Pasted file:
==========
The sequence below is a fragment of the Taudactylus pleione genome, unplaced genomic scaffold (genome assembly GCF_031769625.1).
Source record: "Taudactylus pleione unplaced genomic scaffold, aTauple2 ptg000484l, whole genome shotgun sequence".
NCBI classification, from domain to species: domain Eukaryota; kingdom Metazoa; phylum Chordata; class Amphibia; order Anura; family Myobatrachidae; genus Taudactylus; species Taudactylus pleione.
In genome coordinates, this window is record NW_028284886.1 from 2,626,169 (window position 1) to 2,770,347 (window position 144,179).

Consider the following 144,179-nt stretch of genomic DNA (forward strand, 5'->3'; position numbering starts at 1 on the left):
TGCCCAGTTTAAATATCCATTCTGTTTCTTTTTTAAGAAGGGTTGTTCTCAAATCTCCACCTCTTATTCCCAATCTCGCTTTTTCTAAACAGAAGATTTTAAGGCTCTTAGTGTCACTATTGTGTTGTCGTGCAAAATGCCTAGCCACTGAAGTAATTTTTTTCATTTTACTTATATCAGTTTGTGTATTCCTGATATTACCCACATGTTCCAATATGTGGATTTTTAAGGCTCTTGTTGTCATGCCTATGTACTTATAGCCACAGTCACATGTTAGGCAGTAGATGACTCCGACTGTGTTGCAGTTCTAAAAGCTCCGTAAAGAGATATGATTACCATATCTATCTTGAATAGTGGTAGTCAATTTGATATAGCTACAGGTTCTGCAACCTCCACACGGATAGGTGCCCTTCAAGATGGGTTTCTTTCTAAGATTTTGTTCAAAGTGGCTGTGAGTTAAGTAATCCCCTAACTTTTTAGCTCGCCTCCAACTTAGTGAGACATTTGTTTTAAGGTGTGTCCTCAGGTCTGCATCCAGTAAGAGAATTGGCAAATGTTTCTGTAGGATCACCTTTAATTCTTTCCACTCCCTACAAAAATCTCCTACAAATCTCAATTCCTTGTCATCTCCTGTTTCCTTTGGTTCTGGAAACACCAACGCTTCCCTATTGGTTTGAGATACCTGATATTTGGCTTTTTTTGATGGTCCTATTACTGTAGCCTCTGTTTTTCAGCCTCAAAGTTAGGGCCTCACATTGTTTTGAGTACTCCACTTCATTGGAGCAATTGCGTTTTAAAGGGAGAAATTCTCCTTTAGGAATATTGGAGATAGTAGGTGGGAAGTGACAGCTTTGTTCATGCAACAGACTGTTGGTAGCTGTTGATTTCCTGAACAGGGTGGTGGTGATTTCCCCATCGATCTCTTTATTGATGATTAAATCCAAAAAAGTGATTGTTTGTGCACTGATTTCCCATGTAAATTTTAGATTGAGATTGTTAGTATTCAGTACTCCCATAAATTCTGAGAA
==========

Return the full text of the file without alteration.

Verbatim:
The sequence below is a fragment of the Taudactylus pleione genome, unplaced genomic scaffold (genome assembly GCF_031769625.1).
Source record: "Taudactylus pleione unplaced genomic scaffold, aTauple2 ptg000484l, whole genome shotgun sequence".
NCBI classification, from domain to species: domain Eukaryota; kingdom Metazoa; phylum Chordata; class Amphibia; order Anura; family Myobatrachidae; genus Taudactylus; species Taudactylus pleione.
In genome coordinates, this window is record NW_028284886.1 from 2,626,169 (window position 1) to 2,770,347 (window position 144,179).

Consider the following 144,179-nt stretch of genomic DNA (forward strand, 5'->3'; position numbering starts at 1 on the left):
TGCCCAGTTTAAATATCCATTCTGTTTCTTTTTTAAGAAGGGTTGTTCTCAAATCTCCACCTCTTATTCCCAATCTCGCTTTTTCTAAACAGAAGATTTTAAGGCTCTTAGTGTCACTATTGTGTTGTCGTGCAAAATGCCTAGCCACTGAAGTAATTTTTTTCATTTTACTTATATCAGTTTGTGTATTCCTGATATTACCCACATGTTCCAATATGTGGATTTTTAAGGCTCTTGTTGTCATGCCTATGTACTTATAGCCACAGTCACATGTTAGGCAGTAGATGACTCCGACTGTGTTGCAGTTCTAAAAGCTCCGTAAAGAGATATGATTACCATATCTATCTTGAATAGTGGTAGTCAATTTGATATAGCTACAGGTTCTGCAACCTCCACACGGATAGGTGCCCTTCAAGATGGGTTTCTTTCTAAGATTTTGTTCAAAGTGGCTGTGAGTTAAGTAATCCCCTAACTTTTTAGCTCGCCTCCAACTTAGTGAGACATTTGTTTTAAGGTGTGTCCTCAGGTCTGCATCCAGTAAGAGAATTGGCAAATGTTTCTGTAGGATCACCTTTAATTCTTTCCACTCCCTACAAAAATCTCCTACAAATCTCAATTCCTTGTCATCTCCTGTTTCCTTTGGTTCTGGAAACACCAACGCTTCCCTATTGGTTTGAGATACCTGATATTTGGCTTTTTTTGATGGTCCTATTACTGTAGCCTCTGTTTTTCAGCCTCAAAGTTAGGGCCTCACATTGTTTTGAGTACTCCACTTCATTGGAGCAATTGCGTTTTAAAGGGAGAAATTCTCCTTTAGGAATATTGGAGATAGTAGGTGGGAAGTGACAGCTTTGTTCATGCAACAGACTGTTGGTAGCTGTTGATTTCCTGAACAGGGTGGTGGTGATTTCCCCATCGATCTCTTTATTGATGATTAAATCCAAAAAAGTGATTGTTTGTGCACTGATTTCCCATGTAAATTTTAGATTGAGATTGTTAGTATTCAGTACTCCCATAAATTCTGAGAA